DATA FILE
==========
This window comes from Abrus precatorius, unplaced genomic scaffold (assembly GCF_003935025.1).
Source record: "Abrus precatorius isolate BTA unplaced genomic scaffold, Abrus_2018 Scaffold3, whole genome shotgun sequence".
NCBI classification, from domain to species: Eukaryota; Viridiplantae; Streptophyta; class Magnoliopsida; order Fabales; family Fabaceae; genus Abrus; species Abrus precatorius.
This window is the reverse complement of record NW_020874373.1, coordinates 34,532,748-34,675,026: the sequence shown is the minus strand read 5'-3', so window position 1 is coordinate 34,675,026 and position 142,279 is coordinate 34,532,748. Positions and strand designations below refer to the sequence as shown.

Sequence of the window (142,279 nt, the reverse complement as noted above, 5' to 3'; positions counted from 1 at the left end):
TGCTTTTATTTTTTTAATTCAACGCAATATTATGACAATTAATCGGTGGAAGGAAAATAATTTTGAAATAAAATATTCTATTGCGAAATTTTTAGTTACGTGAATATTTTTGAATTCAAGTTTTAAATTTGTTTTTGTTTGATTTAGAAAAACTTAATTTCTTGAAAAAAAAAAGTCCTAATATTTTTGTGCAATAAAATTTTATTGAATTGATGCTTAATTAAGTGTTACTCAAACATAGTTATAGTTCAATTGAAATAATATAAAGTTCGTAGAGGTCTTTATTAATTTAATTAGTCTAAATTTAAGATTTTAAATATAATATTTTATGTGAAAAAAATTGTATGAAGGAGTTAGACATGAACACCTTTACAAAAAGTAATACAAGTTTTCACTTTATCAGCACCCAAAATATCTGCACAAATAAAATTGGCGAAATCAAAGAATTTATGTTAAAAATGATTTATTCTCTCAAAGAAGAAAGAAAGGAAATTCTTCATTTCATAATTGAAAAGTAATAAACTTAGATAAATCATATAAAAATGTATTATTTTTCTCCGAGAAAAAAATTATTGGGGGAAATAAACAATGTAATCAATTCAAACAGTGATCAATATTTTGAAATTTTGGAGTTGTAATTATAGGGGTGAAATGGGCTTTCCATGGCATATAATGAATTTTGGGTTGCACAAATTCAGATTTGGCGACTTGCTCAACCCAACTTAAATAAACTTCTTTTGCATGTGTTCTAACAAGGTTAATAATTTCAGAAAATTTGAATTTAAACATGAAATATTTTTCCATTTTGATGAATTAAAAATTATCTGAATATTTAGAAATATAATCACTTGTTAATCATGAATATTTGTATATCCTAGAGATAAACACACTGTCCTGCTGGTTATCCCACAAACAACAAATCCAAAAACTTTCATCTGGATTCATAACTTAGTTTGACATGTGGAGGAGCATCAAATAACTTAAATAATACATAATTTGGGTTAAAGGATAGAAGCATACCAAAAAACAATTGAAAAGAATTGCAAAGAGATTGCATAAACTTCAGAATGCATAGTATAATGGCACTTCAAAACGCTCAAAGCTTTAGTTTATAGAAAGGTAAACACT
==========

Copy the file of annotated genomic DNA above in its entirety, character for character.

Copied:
This window comes from Abrus precatorius, unplaced genomic scaffold (assembly GCF_003935025.1).
Source record: "Abrus precatorius isolate BTA unplaced genomic scaffold, Abrus_2018 Scaffold3, whole genome shotgun sequence".
NCBI classification, from domain to species: Eukaryota; Viridiplantae; Streptophyta; class Magnoliopsida; order Fabales; family Fabaceae; genus Abrus; species Abrus precatorius.
This window is the reverse complement of record NW_020874373.1, coordinates 34,532,748-34,675,026: the sequence shown is the minus strand read 5'-3', so window position 1 is coordinate 34,675,026 and position 142,279 is coordinate 34,532,748. Positions and strand designations below refer to the sequence as shown.

Sequence of the window (142,279 nt, the reverse complement as noted above, 5' to 3'; positions counted from 1 at the left end):
TGCTTTTATTTTTTTAATTCAACGCAATATTATGACAATTAATCGGTGGAAGGAAAATAATTTTGAAATAAAATATTCTATTGCGAAATTTTTAGTTACGTGAATATTTTTGAATTCAAGTTTTAAATTTGTTTTTGTTTGATTTAGAAAAACTTAATTTCTTGAAAAAAAAAAGTCCTAATATTTTTGTGCAATAAAATTTTATTGAATTGATGCTTAATTAAGTGTTACTCAAACATAGTTATAGTTCAATTGAAATAATATAAAGTTCGTAGAGGTCTTTATTAATTTAATTAGTCTAAATTTAAGATTTTAAATATAATATTTTATGTGAAAAAAATTGTATGAAGGAGTTAGACATGAACACCTTTACAAAAAGTAATACAAGTTTTCACTTTATCAGCACCCAAAATATCTGCACAAATAAAATTGGCGAAATCAAAGAATTTATGTTAAAAATGATTTATTCTCTCAAAGAAGAAAGAAAGGAAATTCTTCATTTCATAATTGAAAAGTAATAAACTTAGATAAATCATATAAAAATGTATTATTTTTCTCCGAGAAAAAAATTATTGGGGGAAATAAACAATGTAATCAATTCAAACAGTGATCAATATTTTGAAATTTTGGAGTTGTAATTATAGGGGTGAAATGGGCTTTCCATGGCATATAATGAATTTTGGGTTGCACAAATTCAGATTTGGCGACTTGCTCAACCCAACTTAAATAAACTTCTTTTGCATGTGTTCTAACAAGGTTAATAATTTCAGAAAATTTGAATTTAAACATGAAATATTTTTCCATTTTGATGAATTAAAAATTATCTGAATATTTAGAAATATAATCACTTGTTAATCATGAATATTTGTATATCCTAGAGATAAACACACTGTCCTGCTGGTTATCCCACAAACAACAAATCCAAAAACTTTCATCTGGATTCATAACTTAGTTTGACATGTGGAGGAGCATCAAATAACTTAAATAATACATAATTTGGGTTAAAGGATAGAAGCATACCAAAAAACAATTGAAAAGAATTGCAAAGAGATTGCATAAACTTCAGAATGCATAGTATAATGGCACTTCAAAACGCTCAAAGCTTTAGTTTATAGAAAGGTAAACACT